Tuesday, November 9, 2010

Goodbye, Grandpa Ray

Last night, my husband's grandfather died.
It's difficult to explain to someone how this feels. Most people hear "87 years old" and tune out. Perhaps they've never experienced a death in their family, or of anyone close to them. For us, Grandpa Ray's passing will definitely leave a hole in our hearts. The loss of the family patriarch has ramifications that affect the entire family, if only in ways that become apparent sometime in the future.
Grandpa Ray was married to Grandma Marilyn, for longer than anyone reading this has been alive. It is difficult to separate the "himness" from the "herness" when two people have been married for nearly 7 decades. Her recipe for what I call "Rye Bread Thingys" is on an earlier post of mine. It's posted there because we ate them--lots of them. Only at their house, and especially on holidays, which was when we usually visited, and when the incredibly super-nummy food came out of the kitchen. The food that no one checked for "nutritional value" or "fat content" or "whole grain goodness." It was good because it was delicious and it was made with love and served during family gatherings where there was laughter, noise, a dog barking and often a child being scolded by her mother for double-dipping into the Ranch dressing. Grandma Marilyn's Rye Bread Thingys (unfortunately named by me), are my small inheritance from her; my remembrance of her in happier days. They are tradition. Although they are just one little part of who she is they are a tangible legacy for me and my children to pass down to their kids. We spoke of that, my girls and I, just the other day. My oldest has promised to keep them in her (future) family's recipe repertoire as long as she lives.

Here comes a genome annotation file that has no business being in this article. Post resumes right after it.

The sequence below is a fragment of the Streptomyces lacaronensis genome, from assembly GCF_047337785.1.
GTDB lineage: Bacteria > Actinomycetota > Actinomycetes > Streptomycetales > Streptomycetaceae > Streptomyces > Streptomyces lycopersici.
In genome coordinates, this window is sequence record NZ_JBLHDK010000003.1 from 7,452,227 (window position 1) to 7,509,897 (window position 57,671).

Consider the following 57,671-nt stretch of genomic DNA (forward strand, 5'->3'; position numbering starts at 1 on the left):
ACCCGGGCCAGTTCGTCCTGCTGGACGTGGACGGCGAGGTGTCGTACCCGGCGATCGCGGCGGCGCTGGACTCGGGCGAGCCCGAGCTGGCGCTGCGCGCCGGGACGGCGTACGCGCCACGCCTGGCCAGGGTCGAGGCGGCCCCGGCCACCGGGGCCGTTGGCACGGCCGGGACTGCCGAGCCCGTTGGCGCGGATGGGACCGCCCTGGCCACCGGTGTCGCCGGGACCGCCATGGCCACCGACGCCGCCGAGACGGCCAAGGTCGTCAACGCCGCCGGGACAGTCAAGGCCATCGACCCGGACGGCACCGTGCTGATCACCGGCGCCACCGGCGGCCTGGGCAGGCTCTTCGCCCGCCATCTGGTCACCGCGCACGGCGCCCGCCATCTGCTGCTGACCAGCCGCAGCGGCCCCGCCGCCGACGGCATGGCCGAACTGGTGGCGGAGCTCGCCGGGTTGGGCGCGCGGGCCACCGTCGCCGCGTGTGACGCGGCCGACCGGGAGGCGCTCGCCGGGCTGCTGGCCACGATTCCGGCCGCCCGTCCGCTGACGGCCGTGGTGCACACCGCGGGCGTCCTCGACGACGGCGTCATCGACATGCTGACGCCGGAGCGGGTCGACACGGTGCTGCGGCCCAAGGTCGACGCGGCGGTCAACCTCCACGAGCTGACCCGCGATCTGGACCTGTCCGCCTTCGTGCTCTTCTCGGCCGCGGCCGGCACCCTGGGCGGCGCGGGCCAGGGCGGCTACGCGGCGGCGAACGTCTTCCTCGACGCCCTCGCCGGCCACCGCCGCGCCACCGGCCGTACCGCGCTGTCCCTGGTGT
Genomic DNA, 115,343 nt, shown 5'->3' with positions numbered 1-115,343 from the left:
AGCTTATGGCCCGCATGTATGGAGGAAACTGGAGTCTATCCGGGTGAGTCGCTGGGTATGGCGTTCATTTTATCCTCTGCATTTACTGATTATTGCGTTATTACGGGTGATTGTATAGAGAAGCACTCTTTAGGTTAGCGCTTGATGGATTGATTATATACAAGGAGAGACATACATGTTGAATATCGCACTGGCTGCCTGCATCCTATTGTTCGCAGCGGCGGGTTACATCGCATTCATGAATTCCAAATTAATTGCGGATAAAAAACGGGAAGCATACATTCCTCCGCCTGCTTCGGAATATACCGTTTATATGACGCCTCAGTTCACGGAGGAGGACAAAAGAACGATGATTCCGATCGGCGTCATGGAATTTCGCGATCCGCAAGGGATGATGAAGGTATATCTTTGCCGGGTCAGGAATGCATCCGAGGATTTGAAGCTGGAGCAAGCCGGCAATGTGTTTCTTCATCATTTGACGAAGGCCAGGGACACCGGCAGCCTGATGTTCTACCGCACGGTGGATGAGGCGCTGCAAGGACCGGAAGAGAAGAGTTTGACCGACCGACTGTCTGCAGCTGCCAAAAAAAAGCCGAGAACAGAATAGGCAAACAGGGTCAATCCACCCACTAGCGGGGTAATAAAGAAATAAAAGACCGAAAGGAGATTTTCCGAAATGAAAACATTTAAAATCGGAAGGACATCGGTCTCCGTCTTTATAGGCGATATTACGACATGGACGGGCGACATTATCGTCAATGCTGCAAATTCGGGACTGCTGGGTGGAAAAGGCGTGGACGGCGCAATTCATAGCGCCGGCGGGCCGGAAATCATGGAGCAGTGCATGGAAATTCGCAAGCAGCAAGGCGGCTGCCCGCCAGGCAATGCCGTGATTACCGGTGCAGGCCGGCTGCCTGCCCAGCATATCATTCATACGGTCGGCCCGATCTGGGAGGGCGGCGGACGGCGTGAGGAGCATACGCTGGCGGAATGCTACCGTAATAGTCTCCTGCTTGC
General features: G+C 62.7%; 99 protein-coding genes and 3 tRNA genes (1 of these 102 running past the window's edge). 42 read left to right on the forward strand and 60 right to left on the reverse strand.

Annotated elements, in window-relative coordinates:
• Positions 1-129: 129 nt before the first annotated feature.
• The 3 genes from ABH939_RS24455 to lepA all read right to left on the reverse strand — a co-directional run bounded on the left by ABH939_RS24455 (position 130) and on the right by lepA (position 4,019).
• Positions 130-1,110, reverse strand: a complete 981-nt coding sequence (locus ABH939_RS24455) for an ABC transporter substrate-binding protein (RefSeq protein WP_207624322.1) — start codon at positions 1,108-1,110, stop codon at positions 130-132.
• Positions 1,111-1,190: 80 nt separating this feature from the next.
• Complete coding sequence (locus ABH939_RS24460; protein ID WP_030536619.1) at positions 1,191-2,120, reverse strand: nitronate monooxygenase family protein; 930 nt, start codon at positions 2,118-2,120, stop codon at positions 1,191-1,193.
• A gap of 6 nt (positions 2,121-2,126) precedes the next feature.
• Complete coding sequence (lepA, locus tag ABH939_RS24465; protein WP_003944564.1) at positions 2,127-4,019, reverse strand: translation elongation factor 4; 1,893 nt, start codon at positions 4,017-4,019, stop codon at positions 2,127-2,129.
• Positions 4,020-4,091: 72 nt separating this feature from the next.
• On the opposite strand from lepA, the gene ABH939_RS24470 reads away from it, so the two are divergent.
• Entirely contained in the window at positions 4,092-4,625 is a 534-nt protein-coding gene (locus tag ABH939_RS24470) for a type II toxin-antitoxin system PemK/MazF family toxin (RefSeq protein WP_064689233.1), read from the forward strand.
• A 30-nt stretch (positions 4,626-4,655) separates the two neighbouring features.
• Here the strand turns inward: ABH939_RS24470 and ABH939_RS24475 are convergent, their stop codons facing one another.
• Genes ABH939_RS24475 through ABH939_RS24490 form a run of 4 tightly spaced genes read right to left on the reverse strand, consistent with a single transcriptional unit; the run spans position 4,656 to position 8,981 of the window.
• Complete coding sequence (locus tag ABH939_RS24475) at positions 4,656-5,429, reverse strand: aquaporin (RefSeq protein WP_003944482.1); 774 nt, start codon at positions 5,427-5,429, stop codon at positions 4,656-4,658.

As much as those little appetizers are part of our memories of the gatherings at Great-Grandpa Ray and Great-Grandma Marilyn's, they are a small part. What else do I remember? Too many people squashed into a house, for starters. G & G had four sons, and they went on to have 2-3 kids each, and those kids went on to have kids in many cases. We all tried to make it to holidays at G & G's house. Consequently, their house was filled with grandchildren and even great-grandchildren who were nearly old enough to have kids of their own. A few years ago, when the gatherings got to be too much for Grandma, we tried to scatter them about to other locations. We soon found out who was the hub of the family wheel. It just didn't seem to be "tradition" if we had to ask around, starting in October, "You wanna do Christmas at your place? Where should we do Thanksgiving?" Someone was always "doing" a holiday at their spouse's family's house, or the new girlfriend's parent's home, or somewhere else. The ease and reliability of a holiday family gathering disappeared when choosing a venue became a weeks-long process in which someone invariably felt left out. While we all managed to make it to Grandpa and Grandma's, that wasn't the case when the location changed. When the foundation of the family gathering crumbled, the tradition itself soon followed. Like a Roman street that couldn't be repaired, our family gatherings during holiday time soon became history. No one did it like Grandma and Grandpa.